"Everyone talks about being nice to customers – you'd be mad not to," he admits. "But we're committed to doing something tangible. We've got to earn people's trust. It would be easy to go out and make a massive promise, but you've got to deliver in bite-size chunks, then shout about it, rather than shout about it then hope no one's noticed you haven't delivered."
Having said that, the company's new strategy is laid on the table for all to see in its latest television advert. It features the now instantly recognisable duo from the Orange Wednesdays campaign climbing a mountain to seek the advice of a spiritual guru, who reveals that – wow – the customer should come first.
But how Orange actually intends to prove this to its customer base is the real challenge.
If passion and belief count for anything, then those millions signed up to Orange tariffs would seem to be in good hands.
Dormandy is a man obsessed with customer service. Every question he is asked serves as a loop back to his favourite subject.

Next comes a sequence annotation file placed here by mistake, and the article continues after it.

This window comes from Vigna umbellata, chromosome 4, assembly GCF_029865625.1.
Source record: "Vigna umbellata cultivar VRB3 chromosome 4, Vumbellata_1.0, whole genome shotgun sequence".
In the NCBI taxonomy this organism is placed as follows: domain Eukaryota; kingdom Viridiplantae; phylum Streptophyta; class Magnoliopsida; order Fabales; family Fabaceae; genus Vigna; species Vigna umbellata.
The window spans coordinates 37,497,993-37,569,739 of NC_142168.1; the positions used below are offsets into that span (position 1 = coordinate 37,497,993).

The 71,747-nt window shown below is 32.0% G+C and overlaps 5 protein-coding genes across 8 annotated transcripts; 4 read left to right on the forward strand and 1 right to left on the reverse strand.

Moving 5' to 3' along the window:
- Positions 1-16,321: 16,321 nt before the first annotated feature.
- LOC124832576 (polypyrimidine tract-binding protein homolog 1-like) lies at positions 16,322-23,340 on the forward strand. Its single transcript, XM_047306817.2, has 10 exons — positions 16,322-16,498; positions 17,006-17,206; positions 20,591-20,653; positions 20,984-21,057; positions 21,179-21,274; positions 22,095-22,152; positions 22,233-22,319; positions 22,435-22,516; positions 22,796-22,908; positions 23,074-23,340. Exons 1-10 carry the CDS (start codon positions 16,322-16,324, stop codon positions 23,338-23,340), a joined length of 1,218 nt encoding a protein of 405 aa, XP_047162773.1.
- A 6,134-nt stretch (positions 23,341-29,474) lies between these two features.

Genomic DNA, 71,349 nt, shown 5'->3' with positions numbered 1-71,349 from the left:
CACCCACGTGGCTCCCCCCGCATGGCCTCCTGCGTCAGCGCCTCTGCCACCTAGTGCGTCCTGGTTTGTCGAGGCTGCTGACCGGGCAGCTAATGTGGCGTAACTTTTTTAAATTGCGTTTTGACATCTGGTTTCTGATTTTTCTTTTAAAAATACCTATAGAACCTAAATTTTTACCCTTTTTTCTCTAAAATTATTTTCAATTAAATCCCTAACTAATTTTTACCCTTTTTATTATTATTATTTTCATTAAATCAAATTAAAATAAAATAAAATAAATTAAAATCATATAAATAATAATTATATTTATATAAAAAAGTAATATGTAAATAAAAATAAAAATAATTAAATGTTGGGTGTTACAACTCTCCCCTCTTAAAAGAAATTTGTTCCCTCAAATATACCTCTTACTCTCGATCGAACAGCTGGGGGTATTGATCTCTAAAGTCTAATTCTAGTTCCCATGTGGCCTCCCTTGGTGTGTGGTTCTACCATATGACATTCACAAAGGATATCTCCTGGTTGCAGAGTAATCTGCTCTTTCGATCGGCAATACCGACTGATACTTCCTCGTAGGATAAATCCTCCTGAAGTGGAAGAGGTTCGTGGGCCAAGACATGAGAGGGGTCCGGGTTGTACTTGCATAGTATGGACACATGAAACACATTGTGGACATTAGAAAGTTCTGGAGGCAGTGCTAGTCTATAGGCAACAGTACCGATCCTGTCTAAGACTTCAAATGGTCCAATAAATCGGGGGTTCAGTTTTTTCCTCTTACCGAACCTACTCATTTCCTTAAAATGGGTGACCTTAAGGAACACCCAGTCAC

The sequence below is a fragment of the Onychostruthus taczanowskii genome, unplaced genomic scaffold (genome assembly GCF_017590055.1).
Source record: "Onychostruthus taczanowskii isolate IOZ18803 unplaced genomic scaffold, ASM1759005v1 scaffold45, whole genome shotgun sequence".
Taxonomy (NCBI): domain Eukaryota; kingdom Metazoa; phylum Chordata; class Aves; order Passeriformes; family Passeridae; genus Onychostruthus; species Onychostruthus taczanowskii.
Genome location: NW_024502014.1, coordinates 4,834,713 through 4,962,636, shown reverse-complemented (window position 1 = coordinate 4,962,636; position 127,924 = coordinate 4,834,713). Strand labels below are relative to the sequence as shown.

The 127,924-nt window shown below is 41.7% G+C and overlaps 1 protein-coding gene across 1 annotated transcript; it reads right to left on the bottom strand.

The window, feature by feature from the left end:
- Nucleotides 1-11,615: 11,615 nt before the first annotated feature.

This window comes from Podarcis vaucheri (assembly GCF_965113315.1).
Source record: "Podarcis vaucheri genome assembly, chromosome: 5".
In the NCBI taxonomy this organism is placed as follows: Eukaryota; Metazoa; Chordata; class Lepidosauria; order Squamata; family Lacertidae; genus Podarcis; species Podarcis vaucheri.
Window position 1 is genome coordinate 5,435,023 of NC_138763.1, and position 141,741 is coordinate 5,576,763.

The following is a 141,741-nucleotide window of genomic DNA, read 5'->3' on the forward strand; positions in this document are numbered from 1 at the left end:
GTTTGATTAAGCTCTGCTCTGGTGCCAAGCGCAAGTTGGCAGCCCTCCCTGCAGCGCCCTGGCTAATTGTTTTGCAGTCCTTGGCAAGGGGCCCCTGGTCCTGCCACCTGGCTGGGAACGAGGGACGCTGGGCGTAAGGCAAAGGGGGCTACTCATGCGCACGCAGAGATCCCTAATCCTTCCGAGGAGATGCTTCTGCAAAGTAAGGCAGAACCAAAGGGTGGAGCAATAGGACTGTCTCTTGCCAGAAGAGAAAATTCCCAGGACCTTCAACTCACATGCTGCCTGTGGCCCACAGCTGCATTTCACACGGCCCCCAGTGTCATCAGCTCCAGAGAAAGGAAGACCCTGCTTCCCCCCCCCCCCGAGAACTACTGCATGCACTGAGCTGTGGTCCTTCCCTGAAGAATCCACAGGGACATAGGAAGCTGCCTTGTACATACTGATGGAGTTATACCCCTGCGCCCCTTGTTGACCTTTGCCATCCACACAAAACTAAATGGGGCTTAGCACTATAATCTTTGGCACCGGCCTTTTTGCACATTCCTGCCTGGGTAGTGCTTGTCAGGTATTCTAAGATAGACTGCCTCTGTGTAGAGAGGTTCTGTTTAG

And it's not just him. The whole company, he insists, wakes up each morning eager to enrich the lives of its customers.
"There's a real passion for sorting things out for the customer," he enthuses. "Most people would rather get up in the morning and work for something they believe in, than simply increase revenues. Particularly in an industry that has as many issues for the customer as ours does – it's a hell of a lot more motivating and is kind of the culture we try to have here. Most nice people are like that if you give them half a chance."